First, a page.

By continuing to use this site, you agree to our use of cookies. Find out more

Best finish for Ash

All Topics | Latest Posts

Search for:  in Thread Title in  
derek willis19/05/2008 08:45:00
avatar
2314 forum posts
1 articles

Ben,

How about all that discussion on Rustins Plastic Coating then?

Derek. 

derek willis19/05/2008 08:52:00
avatar
2314 forum posts
1 articles

Ben,

Just been out and tried some that was already mixed, one coat wiped on has given a very good finish, a little darkening of the surface as you get with all products but no detriment to the timber finish.

It was discussed with Mike and I a couple of weeks ago, and I recommended he ask Rustins about discoloration and they came back with a very favourable report in that no colouring will take place,

.

Derek. 

Mike Garnham19/05/2008 09:07:00
4114 forum posts
1 photos

Derek,

Rustins haven't really helped themselves very much with the name of this product. It isn't plastic......it is a two part lacquer. Woodworkers, I would assume, would avoid plastic-type finishes because we are working with a natural product.

"Rustins Two-part Lacquer" would have been a better name, I reckon.

A comparison with the water-based lacquer from Chestnut would be really interesting. I notice that the Chestnut product is also available in a spray-can.

Mike 

Olly Parry-Jones19/05/2008 10:25:00
avatar
2776 forum posts
636 photos

Ben, nice to hear of someone else using English Ash for a change.

I've not used anything other than Danish Oil before, but I'm about to try some of the Osmo Polyx Oil that has an advert in the back of most woodworking magazines. It's an oil and wax mixture that apparently only requires two coats. I imagine that the oil content will still lead to some darkening or yellowing of the ash but, once I've bought some and had a play with it, I'll let you know how it goes anyway.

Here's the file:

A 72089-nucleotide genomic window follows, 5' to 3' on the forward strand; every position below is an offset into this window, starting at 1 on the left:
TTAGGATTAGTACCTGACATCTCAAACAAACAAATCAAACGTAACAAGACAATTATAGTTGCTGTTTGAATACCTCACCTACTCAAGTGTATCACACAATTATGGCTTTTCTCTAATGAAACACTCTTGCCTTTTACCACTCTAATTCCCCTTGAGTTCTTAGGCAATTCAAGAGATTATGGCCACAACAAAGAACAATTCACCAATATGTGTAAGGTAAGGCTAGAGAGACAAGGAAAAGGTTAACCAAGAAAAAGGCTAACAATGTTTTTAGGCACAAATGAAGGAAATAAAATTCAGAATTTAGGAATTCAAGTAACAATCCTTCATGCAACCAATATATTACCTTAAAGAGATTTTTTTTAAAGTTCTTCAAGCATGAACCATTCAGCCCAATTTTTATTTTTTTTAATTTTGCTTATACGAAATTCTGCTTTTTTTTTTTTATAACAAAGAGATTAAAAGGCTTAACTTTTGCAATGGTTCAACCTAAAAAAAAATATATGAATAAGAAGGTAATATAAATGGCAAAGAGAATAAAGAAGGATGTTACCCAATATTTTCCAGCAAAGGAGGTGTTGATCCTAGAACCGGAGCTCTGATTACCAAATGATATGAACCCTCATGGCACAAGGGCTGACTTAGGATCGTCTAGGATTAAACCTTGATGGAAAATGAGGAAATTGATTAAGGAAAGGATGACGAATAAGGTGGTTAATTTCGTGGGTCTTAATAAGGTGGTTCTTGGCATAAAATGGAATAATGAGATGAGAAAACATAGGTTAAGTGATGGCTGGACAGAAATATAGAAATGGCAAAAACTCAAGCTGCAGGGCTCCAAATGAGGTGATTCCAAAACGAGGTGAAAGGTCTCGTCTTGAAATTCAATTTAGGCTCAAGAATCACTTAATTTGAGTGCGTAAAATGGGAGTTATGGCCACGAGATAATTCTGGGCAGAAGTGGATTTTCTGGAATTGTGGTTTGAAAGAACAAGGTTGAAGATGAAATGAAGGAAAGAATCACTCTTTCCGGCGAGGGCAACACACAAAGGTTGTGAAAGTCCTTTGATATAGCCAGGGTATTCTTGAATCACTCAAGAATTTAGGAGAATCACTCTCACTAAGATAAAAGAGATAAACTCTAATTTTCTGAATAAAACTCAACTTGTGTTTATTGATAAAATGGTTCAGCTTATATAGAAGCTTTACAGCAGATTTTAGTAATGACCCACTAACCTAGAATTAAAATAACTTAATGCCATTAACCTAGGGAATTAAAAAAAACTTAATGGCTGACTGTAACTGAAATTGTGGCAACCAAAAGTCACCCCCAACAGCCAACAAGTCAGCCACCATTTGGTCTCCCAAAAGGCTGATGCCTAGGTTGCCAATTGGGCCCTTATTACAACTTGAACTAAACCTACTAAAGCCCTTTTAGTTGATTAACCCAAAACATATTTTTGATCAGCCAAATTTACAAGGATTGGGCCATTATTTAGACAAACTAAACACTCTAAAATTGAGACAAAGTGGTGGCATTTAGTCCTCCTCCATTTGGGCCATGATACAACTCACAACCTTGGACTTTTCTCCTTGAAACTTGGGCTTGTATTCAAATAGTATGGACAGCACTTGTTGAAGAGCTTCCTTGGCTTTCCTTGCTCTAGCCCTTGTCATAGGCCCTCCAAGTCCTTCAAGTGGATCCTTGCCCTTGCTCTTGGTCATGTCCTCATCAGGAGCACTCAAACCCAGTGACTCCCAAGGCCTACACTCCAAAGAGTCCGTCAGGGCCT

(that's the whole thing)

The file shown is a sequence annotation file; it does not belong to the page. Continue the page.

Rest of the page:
Woodworker19/05/2008 10:46:00
1745 forum posts
1 photos
74 articles
Mike R; bleaching sounds like a challenge. Do you know what product you would use to bleach Ash? Mike R / Baz; I'll get in touch with Andy to find out what that finish was he recommended ~ thanks. Derek / Mike G; I should probably give this plastic coating product a go. I do agree with Mike in that the word 'plastic' puts me off somewhat. I like to stick to natural finishes where possible, such as oils, waxes, shellac etc. Olly; do you find that Danish oil turns the Ash a yellow colour? Thanks all, much appreciated.
Mike Riley19/05/2008 11:03:00
337 forum posts
5 photos
5 articles
Danish Oil turns Ash pee yellow, I can promise you that. I can dig some photos out of my sons bed which is English Ash with a Danish oil finish. To my mind the finish is horrible and dirty looking. I'll see if I have some pics somewhere. Cheers Mike
Mike Garnham19/05/2008 11:41:00
4114 forum posts
1 photos

Mike,

the problem is that it doesn't go a horrible colour immediately. So, you make your furniture, oil it, and then sell it.......and it looks fine. It is only when you revisit it later for some reason that you discover that all is not well.

I think the problem is that Danish oil is part-varnish (ie it has solids dissolved in it), and I think that these solids yellow in contact with UV (ie daylight). Additionally, the finish doesn't protect the wood from UV light, and that yellows too.

Andy King19/05/2008 11:59:00
avatar
170 forum posts
8 photos
19 articles